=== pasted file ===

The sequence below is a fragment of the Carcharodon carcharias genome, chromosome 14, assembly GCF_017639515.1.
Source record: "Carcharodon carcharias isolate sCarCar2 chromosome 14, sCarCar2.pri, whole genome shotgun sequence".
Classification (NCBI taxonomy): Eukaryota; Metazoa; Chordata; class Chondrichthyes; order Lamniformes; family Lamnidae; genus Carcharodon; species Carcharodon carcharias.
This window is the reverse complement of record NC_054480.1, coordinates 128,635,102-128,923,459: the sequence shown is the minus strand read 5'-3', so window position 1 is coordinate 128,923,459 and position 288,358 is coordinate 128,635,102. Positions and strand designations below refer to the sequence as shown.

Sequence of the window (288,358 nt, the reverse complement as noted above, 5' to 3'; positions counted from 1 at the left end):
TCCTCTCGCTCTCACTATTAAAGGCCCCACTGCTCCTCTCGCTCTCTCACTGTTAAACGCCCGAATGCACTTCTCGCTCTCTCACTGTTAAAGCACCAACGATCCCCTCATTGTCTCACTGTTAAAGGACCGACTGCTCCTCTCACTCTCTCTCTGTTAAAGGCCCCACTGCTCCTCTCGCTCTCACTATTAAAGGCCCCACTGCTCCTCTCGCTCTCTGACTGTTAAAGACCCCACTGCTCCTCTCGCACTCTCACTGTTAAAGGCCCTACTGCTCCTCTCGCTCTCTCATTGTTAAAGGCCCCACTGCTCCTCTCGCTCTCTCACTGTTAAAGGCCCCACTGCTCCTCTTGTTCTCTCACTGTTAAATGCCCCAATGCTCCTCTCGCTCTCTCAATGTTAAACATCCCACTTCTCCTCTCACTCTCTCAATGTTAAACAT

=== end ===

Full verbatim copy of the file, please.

The sequence below is a fragment of the Carcharodon carcharias genome, chromosome 14, assembly GCF_017639515.1.
Source record: "Carcharodon carcharias isolate sCarCar2 chromosome 14, sCarCar2.pri, whole genome shotgun sequence".
Classification (NCBI taxonomy): Eukaryota; Metazoa; Chordata; class Chondrichthyes; order Lamniformes; family Lamnidae; genus Carcharodon; species Carcharodon carcharias.
This window is the reverse complement of record NC_054480.1, coordinates 128,635,102-128,923,459: the sequence shown is the minus strand read 5'-3', so window position 1 is coordinate 128,923,459 and position 288,358 is coordinate 128,635,102. Positions and strand designations below refer to the sequence as shown.

Sequence of the window (288,358 nt, the reverse complement as noted above, 5' to 3'; positions counted from 1 at the left end):
TCCTCTCGCTCTCACTATTAAAGGCCCCACTGCTCCTCTCGCTCTCTCACTGTTAAACGCCCGAATGCACTTCTCGCTCTCTCACTGTTAAAGCACCAACGATCCCCTCATTGTCTCACTGTTAAAGGACCGACTGCTCCTCTCACTCTCTCTCTGTTAAAGGCCCCACTGCTCCTCTCGCTCTCACTATTAAAGGCCCCACTGCTCCTCTCGCTCTCTGACTGTTAAAGACCCCACTGCTCCTCTCGCACTCTCACTGTTAAAGGCCCTACTGCTCCTCTCGCTCTCTCATTGTTAAAGGCCCCACTGCTCCTCTCGCTCTCTCACTGTTAAAGGCCCCACTGCTCCTCTTGTTCTCTCACTGTTAAATGCCCCAATGCTCCTCTCGCTCTCTCAATGTTAAACATCCCACTTCTCCTCTCACTCTCTCAATGTTAAACAT